Maeng says that pineapple is another must-have immune-boosting food. In addition to being chock full of vitamin C, pineapple is a source of bromelain, which boosts the immune system by preventing cancer, blood clots, and other serious ailments. Plus, it has anti-inflammatory benefits as a whole.
Although some people prefer apples without their peels, Galloway says that when it comes to supporting your immune system, you want to gobble them down. “Apple skin contains quercetin, a phytochemical that can support immune health and reduce inflammation,” she says. “Apples also have pectin, which is a prebiotic and promotes gut health. As we learn more about our gut, we continue to find a direct correlation between a healthy gut and immunity.”
Add a little crunch to your salad and a major boost to your immunity with the simple addition of carrots in your diet. “Carrots are a rich source of vitamin A,” Dr. Cardel says. “Vitamin A is known as the ‘anti-inflammation vitamin’ because it keeps your skin and tissues throughout your body healthy and functioning, and research shows it plays a critical role in enhancing immune function.”
Mushrooms may be a potent weapon in warding off colds, flu, and other infections. Studies on fresh mushrooms, dried mushrooms, and extracts have shown that mushrooms such as shiitake, maitake, and reishi have antiviral, antibacterial, and anti-tumor effects.
Make it kid-friendly: Slice up some shiitake mushrooms and add them to a stir fry or omelet, use sauteed mushrooms as taco or burrito filling, or stir them into some miso soup.
Berries are rich in vitamin C and bioflavonoids, phytochemicals found in fruits and vegetables that may work as antioxidants and prevent injury to cells.5
One cup of strawberries contains as much as 100 mg of Vitamin C, which is nearly as much as a cup of orange juice. Dark berries such as blueberries are especially high in bioflavonoids. For an optimal immune system boosting effect, eat a bowl of mixed berries, or vary which berries you choose from day to day, rather than eating just one type.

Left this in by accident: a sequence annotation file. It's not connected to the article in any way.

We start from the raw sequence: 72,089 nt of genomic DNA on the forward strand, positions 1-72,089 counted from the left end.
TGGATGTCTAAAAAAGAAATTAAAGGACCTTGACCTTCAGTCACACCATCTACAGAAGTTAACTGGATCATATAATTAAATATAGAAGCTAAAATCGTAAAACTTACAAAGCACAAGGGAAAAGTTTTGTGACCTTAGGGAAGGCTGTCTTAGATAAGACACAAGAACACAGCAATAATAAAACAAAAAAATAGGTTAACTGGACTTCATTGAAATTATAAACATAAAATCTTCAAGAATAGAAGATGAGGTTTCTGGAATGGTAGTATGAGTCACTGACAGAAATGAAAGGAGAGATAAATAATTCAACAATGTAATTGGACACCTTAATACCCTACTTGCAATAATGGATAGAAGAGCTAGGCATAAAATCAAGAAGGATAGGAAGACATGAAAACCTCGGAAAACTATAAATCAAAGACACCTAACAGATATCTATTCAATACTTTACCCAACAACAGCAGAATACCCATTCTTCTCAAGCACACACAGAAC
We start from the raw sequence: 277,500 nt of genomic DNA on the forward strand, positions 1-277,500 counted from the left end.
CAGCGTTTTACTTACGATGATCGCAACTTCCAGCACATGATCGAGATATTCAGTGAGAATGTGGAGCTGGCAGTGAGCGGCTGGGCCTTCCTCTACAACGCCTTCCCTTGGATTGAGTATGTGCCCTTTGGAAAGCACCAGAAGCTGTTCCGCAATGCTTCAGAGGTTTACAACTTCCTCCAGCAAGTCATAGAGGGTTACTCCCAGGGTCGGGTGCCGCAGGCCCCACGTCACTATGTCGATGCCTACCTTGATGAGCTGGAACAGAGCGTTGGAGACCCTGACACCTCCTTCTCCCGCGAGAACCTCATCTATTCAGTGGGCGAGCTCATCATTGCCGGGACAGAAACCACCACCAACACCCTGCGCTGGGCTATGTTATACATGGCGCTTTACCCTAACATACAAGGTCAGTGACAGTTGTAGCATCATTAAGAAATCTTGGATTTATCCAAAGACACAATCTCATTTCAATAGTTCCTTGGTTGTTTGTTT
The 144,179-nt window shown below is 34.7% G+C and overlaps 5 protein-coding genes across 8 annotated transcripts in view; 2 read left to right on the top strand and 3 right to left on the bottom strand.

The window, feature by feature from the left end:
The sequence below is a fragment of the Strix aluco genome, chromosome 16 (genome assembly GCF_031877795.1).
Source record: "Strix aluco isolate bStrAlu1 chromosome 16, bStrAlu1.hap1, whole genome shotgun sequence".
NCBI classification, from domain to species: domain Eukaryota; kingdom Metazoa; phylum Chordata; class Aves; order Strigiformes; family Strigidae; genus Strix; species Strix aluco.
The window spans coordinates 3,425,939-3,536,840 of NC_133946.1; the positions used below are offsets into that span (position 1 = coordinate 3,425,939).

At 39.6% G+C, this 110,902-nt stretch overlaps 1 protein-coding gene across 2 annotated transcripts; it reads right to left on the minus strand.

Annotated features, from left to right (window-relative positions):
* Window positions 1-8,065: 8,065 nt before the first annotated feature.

When choosing yogurt, go for the style you enjoy the most. It’s important to choose a variety that uses live and active cultures. If you opt for plain yogurt and add fruit, spices, and a little of your favorite sweetener, you will have a lower-sugar snack that’s also loaded with calcium.
Studies have shown that the live cultures in yogurt such as lactobacillus can protect the intestinal tract against gastrointestinal illnesses and increase resistance to immune-related diseases such as infection and even cancer.9
The beneficial live cultures in yogurt such as Lactobacillus acidophilus may help prevent colds and other infections or shorten their duration, although more research is needed.
Kid-friendly serving idea: Spoon some plain yogurt into a bowl with berries and drizzle honey over it for a potent immune system boosting snack. Add plain yogurt to a smoothie, use plain yogurt in place of sour cream, or make a yogurt parfait with fresh berries, granola, and a sprinkling of nuts on top.
Here’s some happy news for chocolate lovers everywhere: Some studies indicate that cocoa and extracts of cocoa might positively affect various aspects of the immune system as well as act as a powerful antioxidant. As long as you keep the sugar and fat to a minimum, unsweetened cocoa and cocoa powder may play a role in immune system health.
The studies on cocoa are often done on extracts, although they often extrapolate the amount of extract used to a correlating amount of cocoa. Recent studies have also looked at cocoa as a whole and even dark chocolate.
Studies have shown that regular consumption of cocoa/extracts may reduce heart disease risk, help raise good cholesterol, and possibly reverse blood vessel damage in people with diabetes.8
Make it kid-friendly: Add cocoa powder and mashed banana to oatmeal while it’s cooking, or make avocado-cocoa pudding. Try cocoa in savory dishes mixed with spices such as chili powder. Or, the classic: Have a mug of hot chocolate made with cocoa powder, milk, and a bit of sugar.